Immediate mode GUI library in Zig


Jan 15, 2023

Previous two articles were leading to this moment: writing a UI library from scratch. Why would I do this?

There are a couple reasons:

UIs are extremely challeging and time consuming. It can be often seen in indie (but not only!) games that user interface might look blocky, quickly hacked together and unfriendly. A good illustration of how hard it is to get a UI right is that Battlefield 1 used React and MobX for UI.

Even though UIs are hard, they are possible to create. Best example is a library called Dear ImGui. This is making me both feel huge respect and inspires me to try it on my own, in some very simplified version.

This article is something between a tutorial, a diary and documentation. My goal is to provide people in situation like the one in which I was half year ago, with as much useful context as possible to create their own UI solution.


I looked around available immediate mode GUI libraries (Dear Imgui, egui, Nuklear, VUI) and found a common pattern in what I didn't like about them: there was not much customizability, or it was done in a way that didn't spark joy. When writing my own solution I quickly discovered why did it happen: it's hard to give user options for customizing without bloating the API. It's impossible to strike the perfect balance between simple and verbose API.

What I did is I divided code into multiple layers.

  1. Render – rectangles, rounded rectangles, rectangles with background, text.
  2. Layout – where the algorithm from the previous article kicks in and places objects on the screen. This is where layout properties are specified (and styling which is passed on to the render layer).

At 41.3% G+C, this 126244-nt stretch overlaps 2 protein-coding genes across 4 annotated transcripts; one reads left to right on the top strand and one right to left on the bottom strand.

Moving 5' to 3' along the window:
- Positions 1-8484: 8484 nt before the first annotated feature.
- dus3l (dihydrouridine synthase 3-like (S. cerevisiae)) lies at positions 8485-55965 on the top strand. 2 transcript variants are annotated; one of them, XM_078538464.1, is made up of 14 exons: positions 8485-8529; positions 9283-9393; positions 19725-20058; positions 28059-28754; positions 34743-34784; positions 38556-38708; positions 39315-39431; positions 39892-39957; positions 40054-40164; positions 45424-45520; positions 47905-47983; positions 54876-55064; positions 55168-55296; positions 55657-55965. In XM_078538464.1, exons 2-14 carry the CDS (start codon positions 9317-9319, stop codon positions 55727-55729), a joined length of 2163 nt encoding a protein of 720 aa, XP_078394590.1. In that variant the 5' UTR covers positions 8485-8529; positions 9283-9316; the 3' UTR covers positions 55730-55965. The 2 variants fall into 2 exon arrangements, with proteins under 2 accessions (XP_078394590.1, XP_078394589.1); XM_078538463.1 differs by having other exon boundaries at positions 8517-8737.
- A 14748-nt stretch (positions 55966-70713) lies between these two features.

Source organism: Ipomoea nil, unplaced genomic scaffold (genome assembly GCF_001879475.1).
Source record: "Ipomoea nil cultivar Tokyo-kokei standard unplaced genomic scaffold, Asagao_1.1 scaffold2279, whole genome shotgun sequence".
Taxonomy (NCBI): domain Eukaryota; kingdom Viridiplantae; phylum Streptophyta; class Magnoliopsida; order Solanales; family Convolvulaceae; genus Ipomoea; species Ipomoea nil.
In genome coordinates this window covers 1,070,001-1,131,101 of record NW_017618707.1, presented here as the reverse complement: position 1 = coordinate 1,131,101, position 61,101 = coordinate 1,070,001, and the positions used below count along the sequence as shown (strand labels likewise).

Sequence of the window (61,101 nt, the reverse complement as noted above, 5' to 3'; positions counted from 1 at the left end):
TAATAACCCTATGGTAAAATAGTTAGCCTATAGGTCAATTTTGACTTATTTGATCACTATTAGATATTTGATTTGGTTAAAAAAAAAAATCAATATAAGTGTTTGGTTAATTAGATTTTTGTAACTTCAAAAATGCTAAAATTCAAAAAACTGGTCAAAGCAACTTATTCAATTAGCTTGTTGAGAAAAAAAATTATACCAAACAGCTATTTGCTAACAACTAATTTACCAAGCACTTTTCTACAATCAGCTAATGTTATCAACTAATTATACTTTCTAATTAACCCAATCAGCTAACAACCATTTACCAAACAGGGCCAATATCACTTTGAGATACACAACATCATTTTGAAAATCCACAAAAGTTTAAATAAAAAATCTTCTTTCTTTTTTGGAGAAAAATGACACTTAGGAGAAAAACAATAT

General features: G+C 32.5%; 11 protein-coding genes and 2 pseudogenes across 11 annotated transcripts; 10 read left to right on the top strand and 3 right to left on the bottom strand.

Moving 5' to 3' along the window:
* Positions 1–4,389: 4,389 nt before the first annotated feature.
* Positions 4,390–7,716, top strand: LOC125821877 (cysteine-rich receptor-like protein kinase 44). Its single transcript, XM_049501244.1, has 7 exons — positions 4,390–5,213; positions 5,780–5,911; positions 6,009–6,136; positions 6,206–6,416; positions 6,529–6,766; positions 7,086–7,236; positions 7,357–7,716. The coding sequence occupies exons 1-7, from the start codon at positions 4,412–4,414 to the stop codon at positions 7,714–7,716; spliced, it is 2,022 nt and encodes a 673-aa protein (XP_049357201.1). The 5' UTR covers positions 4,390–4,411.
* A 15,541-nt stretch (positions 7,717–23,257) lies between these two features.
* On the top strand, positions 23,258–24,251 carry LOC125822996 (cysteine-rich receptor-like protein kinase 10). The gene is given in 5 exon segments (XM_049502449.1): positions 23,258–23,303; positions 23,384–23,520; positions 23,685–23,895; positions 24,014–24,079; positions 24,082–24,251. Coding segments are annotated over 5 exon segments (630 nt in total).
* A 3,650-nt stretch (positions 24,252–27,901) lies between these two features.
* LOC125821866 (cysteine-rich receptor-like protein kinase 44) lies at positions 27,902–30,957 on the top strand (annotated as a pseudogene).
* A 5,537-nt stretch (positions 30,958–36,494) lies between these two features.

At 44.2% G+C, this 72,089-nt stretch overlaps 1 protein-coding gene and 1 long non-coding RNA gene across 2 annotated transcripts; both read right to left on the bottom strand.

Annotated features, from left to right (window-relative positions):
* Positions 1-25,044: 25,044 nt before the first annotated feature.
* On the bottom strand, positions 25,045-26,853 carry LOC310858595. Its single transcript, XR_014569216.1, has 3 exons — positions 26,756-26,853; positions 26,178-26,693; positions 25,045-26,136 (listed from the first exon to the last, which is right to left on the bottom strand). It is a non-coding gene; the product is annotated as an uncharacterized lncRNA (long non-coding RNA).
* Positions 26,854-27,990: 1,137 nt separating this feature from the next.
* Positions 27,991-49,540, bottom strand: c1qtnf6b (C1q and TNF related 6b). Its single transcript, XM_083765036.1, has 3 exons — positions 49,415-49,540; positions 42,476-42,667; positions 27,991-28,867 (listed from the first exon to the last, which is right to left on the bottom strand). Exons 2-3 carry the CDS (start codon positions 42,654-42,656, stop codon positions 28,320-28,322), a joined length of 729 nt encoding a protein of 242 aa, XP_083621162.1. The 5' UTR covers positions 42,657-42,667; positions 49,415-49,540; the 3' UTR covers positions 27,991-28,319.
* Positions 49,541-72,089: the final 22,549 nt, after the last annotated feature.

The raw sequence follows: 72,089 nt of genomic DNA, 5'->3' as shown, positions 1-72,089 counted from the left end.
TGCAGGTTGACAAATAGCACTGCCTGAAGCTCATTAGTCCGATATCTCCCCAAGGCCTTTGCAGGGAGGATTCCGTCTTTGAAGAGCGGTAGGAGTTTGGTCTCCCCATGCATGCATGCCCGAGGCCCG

3. Controls – (or widgets, or components) UI components like button, text input. Here they already have their styling specified, I only manage their state.

The idea is that each of the layers, especially layout and controls, is equally available to the end user of the code, and it's possible to create new controls using the same building blocks as the library itself.


Sometimes it's blended into the rest of the code, but every immediate mode GUI library has a rendering backend. In my case, the backend is in OpenGL and renders a tree of rectangles or text elements. It receives code from the layout function.


I am using SDF rendering.


As mentioned in the previous article, z-index is not a joke. It breaks a lot of assumption in how the UI is declared and I had a lot of trouble figuring out how to include it without having to rethink the whole library from the beginning.

I tried to come up with some use of defer keyword and clever use of code blocks ({, }) but nothing useful came out of it.

I ended up adding two properties to Frame:

  • z_index: i32 = 0
  • skip_from_layout: bool = false.

The first one is used in the rendering backend. The tree is is traversed in the level order and elements are appended to an array which is then sorted by the z-index. The other one skips the element from being included into children counting such as in dividing space between elements in SPACE_BETWEEN etc.